A nationwide Harris Poll of 1,016 US adults surveyed by telephone by Harris Interactive® between February 7 and 14, 2006 revealed that two-thirds (66%) of US adults think it is likely that there will be a major terrorist attack in this country in the next 12 months. This is a sharp increase from June 2005, when 55 percent of US adults thought this was likely.
Prior to 9/11, I think most Americans couldn’t conceive of a war being waged in our own backyard.
When I was younger and more carefree, I used to marvel at how Europeans in the Middle Ages had to face horrors such as the Black Plague and the realization that their already comparatively short lifespans might be blotted out in an instant.
I realize that in the past century there were other homegrown scares that haunted Americans—the pneumonia epidemic at the end of World War I; the scourge of childhood diseases like polio; and so on—and that of course in other areas of the world, untimely death was and is a daily fact of life.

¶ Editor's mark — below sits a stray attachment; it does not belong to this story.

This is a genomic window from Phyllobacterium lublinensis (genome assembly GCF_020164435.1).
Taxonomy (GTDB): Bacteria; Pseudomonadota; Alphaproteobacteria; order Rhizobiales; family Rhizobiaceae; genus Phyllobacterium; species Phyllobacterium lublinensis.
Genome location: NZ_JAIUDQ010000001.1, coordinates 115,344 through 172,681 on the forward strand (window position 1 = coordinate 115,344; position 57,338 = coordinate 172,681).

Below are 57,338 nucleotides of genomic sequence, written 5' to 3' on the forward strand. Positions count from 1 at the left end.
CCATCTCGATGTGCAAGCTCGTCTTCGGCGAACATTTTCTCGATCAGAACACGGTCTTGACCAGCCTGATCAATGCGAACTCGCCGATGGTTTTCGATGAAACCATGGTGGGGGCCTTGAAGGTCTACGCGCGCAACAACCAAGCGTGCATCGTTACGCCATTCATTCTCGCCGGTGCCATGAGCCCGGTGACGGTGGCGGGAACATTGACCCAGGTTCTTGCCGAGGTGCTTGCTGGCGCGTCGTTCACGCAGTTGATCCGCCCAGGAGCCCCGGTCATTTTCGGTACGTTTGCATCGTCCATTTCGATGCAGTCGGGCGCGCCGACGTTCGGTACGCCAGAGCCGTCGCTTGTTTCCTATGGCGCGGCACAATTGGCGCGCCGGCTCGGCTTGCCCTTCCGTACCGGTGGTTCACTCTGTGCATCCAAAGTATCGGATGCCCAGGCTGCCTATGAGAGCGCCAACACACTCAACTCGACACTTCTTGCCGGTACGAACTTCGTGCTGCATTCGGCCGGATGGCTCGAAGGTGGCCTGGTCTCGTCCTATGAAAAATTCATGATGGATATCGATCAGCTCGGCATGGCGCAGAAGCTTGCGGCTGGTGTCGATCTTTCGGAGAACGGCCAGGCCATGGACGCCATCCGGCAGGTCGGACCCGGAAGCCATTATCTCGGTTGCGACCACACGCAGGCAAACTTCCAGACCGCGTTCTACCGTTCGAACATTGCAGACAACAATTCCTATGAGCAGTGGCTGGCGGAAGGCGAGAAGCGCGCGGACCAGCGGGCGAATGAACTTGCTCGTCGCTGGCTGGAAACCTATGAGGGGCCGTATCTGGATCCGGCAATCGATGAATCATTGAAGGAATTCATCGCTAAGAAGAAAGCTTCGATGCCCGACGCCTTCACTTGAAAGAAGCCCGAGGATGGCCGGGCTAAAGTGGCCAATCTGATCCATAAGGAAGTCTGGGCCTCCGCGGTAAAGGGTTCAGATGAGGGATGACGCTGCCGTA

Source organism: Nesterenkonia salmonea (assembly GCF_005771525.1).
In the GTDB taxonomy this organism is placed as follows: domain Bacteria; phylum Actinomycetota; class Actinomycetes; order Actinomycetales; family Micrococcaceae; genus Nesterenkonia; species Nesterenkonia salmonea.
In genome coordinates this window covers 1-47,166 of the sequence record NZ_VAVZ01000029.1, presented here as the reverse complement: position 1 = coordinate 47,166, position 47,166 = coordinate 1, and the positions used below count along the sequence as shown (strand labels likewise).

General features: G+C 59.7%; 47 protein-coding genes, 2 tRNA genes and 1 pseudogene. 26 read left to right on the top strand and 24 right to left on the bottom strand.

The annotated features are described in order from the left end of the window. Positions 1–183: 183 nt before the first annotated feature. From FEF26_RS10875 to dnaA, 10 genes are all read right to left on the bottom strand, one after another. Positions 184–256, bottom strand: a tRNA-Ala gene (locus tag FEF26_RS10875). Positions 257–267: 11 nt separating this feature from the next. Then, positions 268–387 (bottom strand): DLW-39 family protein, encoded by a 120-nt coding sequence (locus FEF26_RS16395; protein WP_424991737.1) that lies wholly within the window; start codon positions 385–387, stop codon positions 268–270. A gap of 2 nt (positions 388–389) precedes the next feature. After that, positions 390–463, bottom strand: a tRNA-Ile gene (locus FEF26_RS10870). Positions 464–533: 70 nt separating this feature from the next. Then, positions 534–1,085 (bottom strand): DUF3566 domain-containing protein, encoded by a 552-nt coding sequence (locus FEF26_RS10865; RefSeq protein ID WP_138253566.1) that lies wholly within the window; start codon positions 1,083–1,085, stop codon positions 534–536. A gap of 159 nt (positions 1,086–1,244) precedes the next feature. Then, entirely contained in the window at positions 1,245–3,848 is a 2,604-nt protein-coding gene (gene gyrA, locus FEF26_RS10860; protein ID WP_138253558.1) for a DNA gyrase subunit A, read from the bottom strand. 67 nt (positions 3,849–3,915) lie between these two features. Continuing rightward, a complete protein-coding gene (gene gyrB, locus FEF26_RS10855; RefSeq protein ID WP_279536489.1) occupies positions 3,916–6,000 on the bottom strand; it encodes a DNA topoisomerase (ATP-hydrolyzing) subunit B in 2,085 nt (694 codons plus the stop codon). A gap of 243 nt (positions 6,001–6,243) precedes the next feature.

But now Americans face the spectre of another possible (or probable) attack on US soil by terrorists. What is this knowledge doing to our collective unconscious?
In my case, like most other Americans, I have dreams and aspirations. I’m 48 now, and if I quit smoking and eat right, I might only be only a little more than halfway through my allotted lifespan.
After twenty years with my boyfriend and seven additional years after our breakup, we are at long last planning on selling our Manhattan coop and each getting a place of our own. Until recently, I’d been busy dreaming about how I would furnish my new place, scanning the New York Times real estate listings, and talking to realtors, realizing with delight that a spacious place in the Bronx — within walking distance of my current boyfriend — could be mine for the asking after the sale.